History of Hazel Johnson Christensen


My Mother

My mother was a very frugal woman who never wasted a thing.  She had a very good disposition, too.  I wish I was more like her.  After she died, Hattie and I were standing out in Hattie’s kitchen by the stove.  Uncle John, her youngest brother, was standing there with us.  I was saying how I always liked Grandma my mother’s mother.  She was such a sweet person.  He said, “She didn’t have the disposition your mother did.  I have seven sisters, and she had the most even disposition of any of them.”  And she did.

Mother died when my son Paul was six months old.  She was only 71.  She had chronic bronchitis.  Every winter she would cough all winter long.  They thought at first it was tuberculosis.  She went to the doctor, and he tested her and said it was bronchitis.  She’d get it just as the cold weather would start and cough all winter.  It left her with heart failure, which is an enlarged heart.  She got pneumonia and died from that. 

Hattie lived there in Preston when Mother died, and she told us that she was washing dishes at the kitchen sink under the kitchen window, and she looked out and saw Father drive up with the sleigh.  When he came in he said, “Can I bring your mother in and put her to bed?  She’s really sick.”

He carried her up those steps, and she was there about three weeks.  I was in Milford.  When she died, I went up.  I knew she was sick, and wrote and told Hattie I would come up.  She said, “No, you’d have to bring your kids and it would be too hard on her.”  But they thought they could tell me just before so I could go up then.  They didn’t have time.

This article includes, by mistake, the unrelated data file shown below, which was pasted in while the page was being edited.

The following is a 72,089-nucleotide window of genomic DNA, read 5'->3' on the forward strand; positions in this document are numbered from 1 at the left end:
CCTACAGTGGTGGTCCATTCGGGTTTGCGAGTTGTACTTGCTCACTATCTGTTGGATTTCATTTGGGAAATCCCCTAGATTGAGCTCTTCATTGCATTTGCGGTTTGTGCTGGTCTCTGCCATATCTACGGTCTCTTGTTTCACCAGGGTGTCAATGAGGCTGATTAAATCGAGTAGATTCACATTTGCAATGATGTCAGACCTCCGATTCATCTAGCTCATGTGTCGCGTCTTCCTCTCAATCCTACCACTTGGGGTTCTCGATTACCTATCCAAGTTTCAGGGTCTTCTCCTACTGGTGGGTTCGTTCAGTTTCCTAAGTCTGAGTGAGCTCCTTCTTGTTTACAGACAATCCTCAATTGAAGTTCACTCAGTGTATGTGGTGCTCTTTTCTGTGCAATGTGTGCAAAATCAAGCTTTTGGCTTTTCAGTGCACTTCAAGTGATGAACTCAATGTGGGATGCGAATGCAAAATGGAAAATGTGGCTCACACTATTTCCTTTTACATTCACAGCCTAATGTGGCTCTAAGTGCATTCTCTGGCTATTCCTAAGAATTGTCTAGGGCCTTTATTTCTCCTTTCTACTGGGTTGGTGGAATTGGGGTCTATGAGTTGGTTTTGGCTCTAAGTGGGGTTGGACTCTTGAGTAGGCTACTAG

Just before she died, something happened.  She went into a coma, and Hattie says Father was sitting on one side of her bed and her sister Susan was on the other side.  She was just older than Mother and they were awfully close.  They were sitting there, and all at once she opened her eyes.  I guess she’d been a day or two in the coma.  But she opened her eyes and said, “I’ve been to the prettiest place; all pastel colors.”

Then she turned to Aunt Susie and said, “Susie, quit worrying about Earl.  He’s just as happy as can be.”  That was Aunt Susie’s married son that was killed.  She said, “I saw Tracy,” [Suel and Phoebe Lamb’s daughter that died in 1924] and she mentioned half a dozen of our dead relatives that she’d seen.  Then she shut her eyes and died.

Father always said, “I’m satisfied that she had a glimpse of the other side before she died.” 

I felt bad I couldn’t be there before she died.  I went to the funeral.  I took Carl and Paul with me.  The president of the Primary kept the other three.  I got to Salt Lake and met my brother-in-law Harrison; of course Edna was up there in Preston already.  Paul cried all the way from Logan.  I fed him, nursed him, but nothing helped.  When we got there he just screamed when he would see people.  I had to sit in the bedroom with him a lot of the time.  He was six months old.  Carl was three, almost four, and he was so good.  If he hadn’t been good I don’t know what I would have done.


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